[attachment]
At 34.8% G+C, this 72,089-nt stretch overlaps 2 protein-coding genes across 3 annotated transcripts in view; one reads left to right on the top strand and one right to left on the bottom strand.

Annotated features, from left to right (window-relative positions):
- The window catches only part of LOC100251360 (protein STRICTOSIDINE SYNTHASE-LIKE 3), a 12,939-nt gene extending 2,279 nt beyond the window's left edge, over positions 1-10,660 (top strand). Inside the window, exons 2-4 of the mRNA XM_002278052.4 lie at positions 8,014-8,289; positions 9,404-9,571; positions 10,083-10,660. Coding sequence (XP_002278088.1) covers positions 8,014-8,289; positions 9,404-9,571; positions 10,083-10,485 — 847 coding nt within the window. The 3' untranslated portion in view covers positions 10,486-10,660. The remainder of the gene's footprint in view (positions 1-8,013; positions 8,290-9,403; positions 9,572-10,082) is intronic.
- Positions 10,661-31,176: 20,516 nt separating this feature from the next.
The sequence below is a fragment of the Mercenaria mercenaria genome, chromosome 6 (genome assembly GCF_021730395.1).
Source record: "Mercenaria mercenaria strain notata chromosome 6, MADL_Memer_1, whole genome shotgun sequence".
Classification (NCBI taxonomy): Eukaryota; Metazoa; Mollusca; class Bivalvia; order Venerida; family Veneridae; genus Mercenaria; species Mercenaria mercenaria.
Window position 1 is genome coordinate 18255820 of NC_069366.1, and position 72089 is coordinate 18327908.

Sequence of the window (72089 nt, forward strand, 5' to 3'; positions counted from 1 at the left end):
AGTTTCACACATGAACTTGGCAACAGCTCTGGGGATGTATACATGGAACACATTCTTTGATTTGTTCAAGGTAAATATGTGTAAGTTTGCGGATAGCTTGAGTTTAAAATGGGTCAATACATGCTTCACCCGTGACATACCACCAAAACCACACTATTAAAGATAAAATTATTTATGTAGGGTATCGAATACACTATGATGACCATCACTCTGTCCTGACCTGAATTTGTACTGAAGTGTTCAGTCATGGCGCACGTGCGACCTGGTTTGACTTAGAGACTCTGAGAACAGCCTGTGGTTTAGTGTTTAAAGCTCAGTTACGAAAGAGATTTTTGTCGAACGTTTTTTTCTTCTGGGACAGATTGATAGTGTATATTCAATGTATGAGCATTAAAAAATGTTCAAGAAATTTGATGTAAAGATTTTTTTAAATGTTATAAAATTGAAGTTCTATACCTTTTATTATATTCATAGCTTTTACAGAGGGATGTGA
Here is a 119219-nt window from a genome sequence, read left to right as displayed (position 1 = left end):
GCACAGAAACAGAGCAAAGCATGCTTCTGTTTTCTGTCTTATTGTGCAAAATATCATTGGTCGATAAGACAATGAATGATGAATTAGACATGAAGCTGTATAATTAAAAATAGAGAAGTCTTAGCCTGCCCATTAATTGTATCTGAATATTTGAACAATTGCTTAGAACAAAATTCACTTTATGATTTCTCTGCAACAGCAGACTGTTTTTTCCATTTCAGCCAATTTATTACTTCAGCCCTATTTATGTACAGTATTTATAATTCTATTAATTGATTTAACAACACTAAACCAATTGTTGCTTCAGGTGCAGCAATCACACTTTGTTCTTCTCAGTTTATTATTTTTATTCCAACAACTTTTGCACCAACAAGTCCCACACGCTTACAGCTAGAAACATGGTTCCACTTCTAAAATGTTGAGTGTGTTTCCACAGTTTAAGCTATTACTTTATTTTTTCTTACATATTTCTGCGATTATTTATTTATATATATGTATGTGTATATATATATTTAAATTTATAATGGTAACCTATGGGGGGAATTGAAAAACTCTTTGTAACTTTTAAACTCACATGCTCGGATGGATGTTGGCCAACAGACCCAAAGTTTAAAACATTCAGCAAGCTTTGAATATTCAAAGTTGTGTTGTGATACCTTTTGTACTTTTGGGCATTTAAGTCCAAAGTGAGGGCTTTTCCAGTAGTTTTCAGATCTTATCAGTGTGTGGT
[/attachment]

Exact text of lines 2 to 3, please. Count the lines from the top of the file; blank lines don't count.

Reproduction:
Annotated features, from left to right (window-relative positions):
- The window catches only part of LOC100251360 (protein STRICTOSIDINE SYNTHASE-LIKE 3), a 12,939-nt gene extending 2,279 nt beyond the window's left edge, over positions 1-10,660 (top strand). Inside the window, exons 2-4 of the mRNA XM_002278052.4 lie at positions 8,014-8,289; positions 9,404-9,571; positions 10,083-10,660. Coding sequence (XP_002278088.1) covers positions 8,014-8,289; positions 9,404-9,571; positions 10,083-10,485 — 847 coding nt within the window. The 3' untranslated portion in view covers positions 10,486-10,660. The remainder of the gene's footprint in view (positions 1-8,013; positions 8,290-9,403; positions 9,572-10,082) is intronic.